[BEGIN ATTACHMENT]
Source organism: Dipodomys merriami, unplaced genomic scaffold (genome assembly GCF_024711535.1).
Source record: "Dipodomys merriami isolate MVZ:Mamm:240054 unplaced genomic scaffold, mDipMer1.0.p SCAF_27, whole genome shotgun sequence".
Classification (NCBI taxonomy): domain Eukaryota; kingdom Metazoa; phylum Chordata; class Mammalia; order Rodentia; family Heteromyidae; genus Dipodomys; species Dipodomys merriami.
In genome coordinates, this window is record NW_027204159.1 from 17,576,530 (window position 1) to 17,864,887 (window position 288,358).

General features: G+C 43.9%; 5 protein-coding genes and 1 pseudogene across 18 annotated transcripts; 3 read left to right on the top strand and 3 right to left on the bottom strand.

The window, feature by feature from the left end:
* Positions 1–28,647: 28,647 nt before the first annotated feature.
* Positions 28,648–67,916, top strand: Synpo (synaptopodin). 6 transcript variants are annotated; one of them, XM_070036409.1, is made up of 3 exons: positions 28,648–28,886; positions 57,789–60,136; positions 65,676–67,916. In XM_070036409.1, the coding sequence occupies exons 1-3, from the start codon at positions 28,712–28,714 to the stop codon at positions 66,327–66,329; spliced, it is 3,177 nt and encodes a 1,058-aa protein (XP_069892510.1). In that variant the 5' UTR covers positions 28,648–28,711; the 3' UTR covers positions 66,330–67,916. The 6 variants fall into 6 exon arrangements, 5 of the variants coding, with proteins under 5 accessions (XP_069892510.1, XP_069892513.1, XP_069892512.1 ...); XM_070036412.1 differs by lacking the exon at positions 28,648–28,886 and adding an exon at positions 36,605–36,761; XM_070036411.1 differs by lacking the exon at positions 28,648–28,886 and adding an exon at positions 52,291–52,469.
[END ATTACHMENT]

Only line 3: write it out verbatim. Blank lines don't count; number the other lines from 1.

Classification (NCBI taxonomy): domain Eukaryota; kingdom Metazoa; phylum Chordata; class Mammalia; order Rodentia; family Heteromyidae; genus Dipodomys; species Dipodomys merriami.